On the day after Christmas, a friend from college, Dave Bailey (we are friends no matter how much he tries to deny it), asked me: “Five days left….any more ”white whales” you hope to catch before the clock runs out?”
I hadn’t had a new bird since December 3, didn’t have any real leads, and I paraphrased TS Eliot, “the Big Year will end not with a bang but a whimper.”
Then late yesterday afternoon an incredible thing happened, a couple looked out the window of their Five Islands home (just south of Reid State Park) and saw a Steller’s Sea-Eagle was perched in a tree. This is the same Russian bird that had appeared in Texas last spring, Nova Scotia in the fall and in Massachusetts 10 day ago. It has been written up in the New York Times, the Boston Globe and NPR.
I had trekked down to Massachusetts to see this once in a lifetime bird, but had no real expectation that it would turn north into Maine, let alone be 30 minutes from our house.
But seeing this bird in Maine would “count” toward my Big Year total.
Unfortunately, it was gone when we got to Five Islands, and it was too dark and foggy to do much searching.
This morning, seemingly every birder in the northeast piled into mid-coast Maine hoping that this bird of the Russian Ice could be re-found.
I decided to search Westport Island, which is close to our home and just across the Sheepscot river from the point where it was last seen. I found lots of Bald Eagles but not it’s giant Asian cousin.
Then my phone range, it was Matthew Gilbert, a High School Senior who was Maine’s top birder in 2020, identifying 298 Birds, all before getting his driver’s license (thanks Mom!!!).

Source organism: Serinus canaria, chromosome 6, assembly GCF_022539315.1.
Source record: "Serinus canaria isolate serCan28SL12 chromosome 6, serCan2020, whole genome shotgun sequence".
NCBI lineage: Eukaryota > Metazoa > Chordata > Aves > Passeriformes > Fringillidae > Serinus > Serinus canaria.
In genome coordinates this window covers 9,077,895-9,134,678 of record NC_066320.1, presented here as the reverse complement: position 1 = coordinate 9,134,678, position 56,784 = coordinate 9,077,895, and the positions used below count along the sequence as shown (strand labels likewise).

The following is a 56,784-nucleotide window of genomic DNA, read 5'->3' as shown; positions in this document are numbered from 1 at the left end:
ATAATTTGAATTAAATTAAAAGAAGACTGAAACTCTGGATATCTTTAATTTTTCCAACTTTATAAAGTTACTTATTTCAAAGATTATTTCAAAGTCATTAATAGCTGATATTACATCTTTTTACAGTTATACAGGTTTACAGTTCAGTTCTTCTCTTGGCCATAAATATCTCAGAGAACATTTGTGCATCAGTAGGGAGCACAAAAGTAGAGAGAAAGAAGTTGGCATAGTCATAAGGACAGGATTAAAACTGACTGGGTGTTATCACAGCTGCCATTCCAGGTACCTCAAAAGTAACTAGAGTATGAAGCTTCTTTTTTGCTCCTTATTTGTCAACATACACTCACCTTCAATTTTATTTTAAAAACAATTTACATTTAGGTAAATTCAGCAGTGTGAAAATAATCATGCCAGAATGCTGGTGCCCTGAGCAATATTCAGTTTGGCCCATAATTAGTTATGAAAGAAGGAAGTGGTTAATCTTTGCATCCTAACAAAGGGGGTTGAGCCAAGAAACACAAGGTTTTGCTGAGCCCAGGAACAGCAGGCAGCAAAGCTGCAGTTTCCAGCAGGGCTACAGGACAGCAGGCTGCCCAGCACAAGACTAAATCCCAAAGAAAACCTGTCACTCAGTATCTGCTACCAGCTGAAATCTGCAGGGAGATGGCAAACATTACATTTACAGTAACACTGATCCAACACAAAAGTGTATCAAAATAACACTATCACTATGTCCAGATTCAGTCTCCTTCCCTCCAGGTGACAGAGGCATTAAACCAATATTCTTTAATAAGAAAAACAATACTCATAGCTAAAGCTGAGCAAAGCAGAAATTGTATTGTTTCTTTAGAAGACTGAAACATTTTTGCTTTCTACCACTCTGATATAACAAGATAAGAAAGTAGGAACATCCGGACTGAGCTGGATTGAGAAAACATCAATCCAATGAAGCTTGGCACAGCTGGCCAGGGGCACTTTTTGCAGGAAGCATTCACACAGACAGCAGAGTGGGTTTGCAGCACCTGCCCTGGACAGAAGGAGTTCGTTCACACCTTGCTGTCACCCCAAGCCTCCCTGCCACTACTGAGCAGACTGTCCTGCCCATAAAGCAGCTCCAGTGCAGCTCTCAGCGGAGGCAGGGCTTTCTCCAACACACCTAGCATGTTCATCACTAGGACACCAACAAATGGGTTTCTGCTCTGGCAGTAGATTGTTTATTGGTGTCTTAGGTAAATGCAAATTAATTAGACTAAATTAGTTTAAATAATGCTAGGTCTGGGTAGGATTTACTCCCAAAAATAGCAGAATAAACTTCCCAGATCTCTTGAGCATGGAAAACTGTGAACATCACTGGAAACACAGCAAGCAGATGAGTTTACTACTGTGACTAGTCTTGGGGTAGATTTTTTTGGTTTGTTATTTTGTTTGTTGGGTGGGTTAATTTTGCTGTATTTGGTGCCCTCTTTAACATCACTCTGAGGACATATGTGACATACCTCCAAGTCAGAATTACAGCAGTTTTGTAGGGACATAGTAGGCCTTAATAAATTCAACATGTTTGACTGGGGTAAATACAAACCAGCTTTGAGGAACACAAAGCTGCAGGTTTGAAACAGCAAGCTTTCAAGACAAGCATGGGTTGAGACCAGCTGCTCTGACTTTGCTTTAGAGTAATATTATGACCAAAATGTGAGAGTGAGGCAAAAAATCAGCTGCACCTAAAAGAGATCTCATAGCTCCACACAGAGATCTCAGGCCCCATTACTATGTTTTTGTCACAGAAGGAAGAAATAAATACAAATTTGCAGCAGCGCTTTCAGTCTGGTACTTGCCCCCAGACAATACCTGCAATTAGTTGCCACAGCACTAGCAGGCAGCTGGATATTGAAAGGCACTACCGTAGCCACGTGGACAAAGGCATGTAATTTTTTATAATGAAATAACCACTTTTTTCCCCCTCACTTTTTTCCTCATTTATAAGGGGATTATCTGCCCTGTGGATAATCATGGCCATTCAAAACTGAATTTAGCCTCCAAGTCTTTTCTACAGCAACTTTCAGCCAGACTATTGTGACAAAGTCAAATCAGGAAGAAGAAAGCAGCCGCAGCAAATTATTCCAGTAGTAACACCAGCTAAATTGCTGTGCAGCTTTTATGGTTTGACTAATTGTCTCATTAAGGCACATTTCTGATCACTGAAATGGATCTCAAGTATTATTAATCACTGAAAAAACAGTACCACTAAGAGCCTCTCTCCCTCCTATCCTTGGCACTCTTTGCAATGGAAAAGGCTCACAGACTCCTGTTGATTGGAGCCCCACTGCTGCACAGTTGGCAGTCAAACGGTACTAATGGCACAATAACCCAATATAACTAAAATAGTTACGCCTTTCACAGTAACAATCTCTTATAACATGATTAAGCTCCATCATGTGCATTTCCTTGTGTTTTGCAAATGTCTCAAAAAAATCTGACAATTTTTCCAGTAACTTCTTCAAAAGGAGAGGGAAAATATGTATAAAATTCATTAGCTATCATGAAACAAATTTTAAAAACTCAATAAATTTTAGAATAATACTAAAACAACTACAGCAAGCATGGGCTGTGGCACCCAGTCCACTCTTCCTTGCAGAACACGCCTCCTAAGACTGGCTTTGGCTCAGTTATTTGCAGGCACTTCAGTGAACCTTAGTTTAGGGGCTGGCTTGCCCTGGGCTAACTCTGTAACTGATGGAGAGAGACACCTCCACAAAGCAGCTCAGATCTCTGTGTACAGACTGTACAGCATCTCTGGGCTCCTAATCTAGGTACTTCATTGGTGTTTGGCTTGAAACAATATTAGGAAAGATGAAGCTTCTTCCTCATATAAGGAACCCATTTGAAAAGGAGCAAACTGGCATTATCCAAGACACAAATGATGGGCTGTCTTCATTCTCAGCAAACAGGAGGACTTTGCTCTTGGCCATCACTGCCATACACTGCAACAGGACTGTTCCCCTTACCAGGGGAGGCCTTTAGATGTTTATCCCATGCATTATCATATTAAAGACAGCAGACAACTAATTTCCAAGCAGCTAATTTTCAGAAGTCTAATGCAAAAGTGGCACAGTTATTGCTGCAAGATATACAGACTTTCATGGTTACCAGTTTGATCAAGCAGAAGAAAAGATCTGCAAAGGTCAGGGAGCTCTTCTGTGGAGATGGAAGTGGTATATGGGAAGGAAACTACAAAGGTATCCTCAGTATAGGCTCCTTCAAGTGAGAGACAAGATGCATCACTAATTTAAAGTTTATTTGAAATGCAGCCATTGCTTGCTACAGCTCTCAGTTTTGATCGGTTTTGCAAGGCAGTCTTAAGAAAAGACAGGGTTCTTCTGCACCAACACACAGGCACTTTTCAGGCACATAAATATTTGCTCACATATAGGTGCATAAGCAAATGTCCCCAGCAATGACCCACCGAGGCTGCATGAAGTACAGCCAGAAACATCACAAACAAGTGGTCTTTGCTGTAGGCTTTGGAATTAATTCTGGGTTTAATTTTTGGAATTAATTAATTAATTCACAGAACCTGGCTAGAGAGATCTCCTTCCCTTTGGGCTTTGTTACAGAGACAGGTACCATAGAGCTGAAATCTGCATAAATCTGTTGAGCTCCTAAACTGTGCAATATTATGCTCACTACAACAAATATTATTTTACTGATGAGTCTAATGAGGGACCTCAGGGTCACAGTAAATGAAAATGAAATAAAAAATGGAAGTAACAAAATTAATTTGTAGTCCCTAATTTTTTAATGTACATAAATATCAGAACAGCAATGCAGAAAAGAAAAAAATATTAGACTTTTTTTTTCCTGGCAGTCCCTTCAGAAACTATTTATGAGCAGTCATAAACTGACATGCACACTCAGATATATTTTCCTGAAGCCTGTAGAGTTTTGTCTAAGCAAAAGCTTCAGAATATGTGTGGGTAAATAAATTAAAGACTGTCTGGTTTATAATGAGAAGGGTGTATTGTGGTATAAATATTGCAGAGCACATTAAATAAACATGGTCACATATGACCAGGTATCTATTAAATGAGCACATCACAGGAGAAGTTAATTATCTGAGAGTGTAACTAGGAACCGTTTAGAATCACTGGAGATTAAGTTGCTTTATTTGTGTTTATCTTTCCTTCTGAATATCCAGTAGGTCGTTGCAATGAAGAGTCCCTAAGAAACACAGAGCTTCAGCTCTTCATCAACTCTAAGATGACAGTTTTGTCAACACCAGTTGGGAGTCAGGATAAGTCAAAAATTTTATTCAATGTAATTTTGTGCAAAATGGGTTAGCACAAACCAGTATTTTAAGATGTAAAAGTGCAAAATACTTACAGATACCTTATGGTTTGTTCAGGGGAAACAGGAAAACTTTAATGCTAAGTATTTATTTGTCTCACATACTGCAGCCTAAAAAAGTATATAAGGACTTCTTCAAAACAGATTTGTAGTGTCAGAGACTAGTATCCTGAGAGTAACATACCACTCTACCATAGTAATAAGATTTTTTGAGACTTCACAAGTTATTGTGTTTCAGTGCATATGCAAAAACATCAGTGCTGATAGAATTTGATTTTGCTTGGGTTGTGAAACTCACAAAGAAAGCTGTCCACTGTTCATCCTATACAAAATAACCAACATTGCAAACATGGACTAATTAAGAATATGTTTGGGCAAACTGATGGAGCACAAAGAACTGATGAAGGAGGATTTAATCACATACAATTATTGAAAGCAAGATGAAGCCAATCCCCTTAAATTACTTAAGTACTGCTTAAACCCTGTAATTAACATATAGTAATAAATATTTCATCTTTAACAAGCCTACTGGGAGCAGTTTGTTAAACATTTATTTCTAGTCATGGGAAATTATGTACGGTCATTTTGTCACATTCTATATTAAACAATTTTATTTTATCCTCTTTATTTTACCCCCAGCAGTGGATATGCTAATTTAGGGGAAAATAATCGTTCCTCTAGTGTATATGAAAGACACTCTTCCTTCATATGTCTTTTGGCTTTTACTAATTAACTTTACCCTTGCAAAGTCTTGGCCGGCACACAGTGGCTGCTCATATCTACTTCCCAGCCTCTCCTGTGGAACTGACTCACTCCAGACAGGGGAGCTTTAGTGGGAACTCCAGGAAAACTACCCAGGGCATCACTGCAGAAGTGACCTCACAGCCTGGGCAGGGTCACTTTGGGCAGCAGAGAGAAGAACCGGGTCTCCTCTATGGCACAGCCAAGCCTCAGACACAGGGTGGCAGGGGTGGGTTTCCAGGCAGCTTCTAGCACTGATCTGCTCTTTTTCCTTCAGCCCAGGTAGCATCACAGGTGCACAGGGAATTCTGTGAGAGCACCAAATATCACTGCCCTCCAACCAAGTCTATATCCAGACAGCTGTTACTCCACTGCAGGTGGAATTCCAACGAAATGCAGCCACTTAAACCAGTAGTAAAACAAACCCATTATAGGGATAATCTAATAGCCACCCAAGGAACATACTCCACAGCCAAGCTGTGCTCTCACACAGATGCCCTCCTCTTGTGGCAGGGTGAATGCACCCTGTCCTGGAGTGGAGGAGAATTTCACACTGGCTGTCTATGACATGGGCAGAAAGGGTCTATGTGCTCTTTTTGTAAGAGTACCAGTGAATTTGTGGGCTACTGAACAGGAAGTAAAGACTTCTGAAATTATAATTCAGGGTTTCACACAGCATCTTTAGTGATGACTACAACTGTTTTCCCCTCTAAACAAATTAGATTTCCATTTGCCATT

I swung through Wiscasset and picked Ingrid up. We then, drove a consistent 20 mph over the posted speed limit, arriving in time to see the rarity at the end of an icy frozen road. We were joined by at least a hundred birders from around the northeast . . . until the homeowner told us all to get off his property.
Anyway, what a thrilling way to end the Maine Big Year. My final total was 324 birds which surpassed the old record of 317, set in 2017.
Ingrid ended up with 303, which puts her 7th on Maine’s all-time list.
When I climbed into my 2019 Subaru Crosstrek before dawn on January 1, my odometer read 28,000. Twelve months later it read 90,000 miles. I put over 60,000 miles on my car and only left the State of Maine twice.
I made twenty-two boat excursions, including whale and pelagic trips out of Boothbay and Bar Harbor, numerous ferry trips to Monhegan and Peaks Islands, chartered a lobster boat to see the Red-billed Tropicbird and several more.
The 324 Maine Big Year Birds were identified in 83 different municipalities. The northern-most bird was a Pink-footed Goose in Limestone. The southern-most a Gray Catbird at Kittery Point. East and West were a Painted Bunting and a Brown Thrasher in Lubec and Fryeburg respectively.
Tomorrow, I’m sleeping late.